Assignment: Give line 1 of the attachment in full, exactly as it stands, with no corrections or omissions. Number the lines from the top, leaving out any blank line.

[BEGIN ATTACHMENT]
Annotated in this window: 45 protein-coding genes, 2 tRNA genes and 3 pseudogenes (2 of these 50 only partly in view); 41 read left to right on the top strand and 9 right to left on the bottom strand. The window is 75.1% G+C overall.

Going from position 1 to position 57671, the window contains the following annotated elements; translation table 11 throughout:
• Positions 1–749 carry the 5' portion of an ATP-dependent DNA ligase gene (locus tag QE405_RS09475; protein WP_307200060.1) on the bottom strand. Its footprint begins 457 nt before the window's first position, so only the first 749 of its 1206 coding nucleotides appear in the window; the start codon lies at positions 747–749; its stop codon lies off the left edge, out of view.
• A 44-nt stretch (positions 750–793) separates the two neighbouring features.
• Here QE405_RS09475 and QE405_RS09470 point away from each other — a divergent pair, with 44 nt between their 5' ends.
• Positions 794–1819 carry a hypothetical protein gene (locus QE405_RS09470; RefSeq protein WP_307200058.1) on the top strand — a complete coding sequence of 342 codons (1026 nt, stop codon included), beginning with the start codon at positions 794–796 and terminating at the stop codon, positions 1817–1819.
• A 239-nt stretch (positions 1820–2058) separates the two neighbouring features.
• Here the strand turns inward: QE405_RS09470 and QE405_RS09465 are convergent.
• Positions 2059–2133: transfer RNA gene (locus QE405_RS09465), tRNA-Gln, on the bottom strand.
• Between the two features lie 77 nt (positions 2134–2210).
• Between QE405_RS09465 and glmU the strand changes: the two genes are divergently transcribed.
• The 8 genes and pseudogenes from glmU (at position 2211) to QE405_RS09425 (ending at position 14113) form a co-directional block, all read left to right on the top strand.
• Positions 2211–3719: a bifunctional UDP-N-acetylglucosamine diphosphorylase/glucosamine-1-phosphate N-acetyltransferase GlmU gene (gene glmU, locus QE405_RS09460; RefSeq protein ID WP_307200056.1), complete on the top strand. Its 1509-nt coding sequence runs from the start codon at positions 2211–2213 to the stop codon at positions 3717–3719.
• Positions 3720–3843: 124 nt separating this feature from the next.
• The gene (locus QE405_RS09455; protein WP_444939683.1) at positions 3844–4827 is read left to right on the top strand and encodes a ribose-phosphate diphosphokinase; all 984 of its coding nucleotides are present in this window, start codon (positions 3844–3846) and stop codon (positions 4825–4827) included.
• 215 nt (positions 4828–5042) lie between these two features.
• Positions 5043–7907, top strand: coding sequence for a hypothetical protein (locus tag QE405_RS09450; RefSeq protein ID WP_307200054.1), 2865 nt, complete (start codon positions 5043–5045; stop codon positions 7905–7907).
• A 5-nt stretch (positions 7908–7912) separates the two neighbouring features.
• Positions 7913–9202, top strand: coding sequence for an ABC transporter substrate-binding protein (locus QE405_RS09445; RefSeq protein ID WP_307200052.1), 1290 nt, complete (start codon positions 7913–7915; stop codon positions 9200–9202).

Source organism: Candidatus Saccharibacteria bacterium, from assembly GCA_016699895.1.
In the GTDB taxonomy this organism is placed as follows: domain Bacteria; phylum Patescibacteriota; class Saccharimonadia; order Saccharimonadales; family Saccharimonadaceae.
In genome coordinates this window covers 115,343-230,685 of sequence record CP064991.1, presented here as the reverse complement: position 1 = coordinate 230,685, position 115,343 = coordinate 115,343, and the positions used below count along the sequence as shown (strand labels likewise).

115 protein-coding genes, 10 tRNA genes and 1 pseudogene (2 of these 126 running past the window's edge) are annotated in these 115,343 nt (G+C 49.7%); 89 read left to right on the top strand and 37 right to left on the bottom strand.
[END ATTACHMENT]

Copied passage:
Annotated in this window: 45 protein-coding genes, 2 tRNA genes and 3 pseudogenes (2 of these 50 only partly in view); 41 read left to right on the top strand and 9 right to left on the bottom strand. The window is 75.1% G+C overall.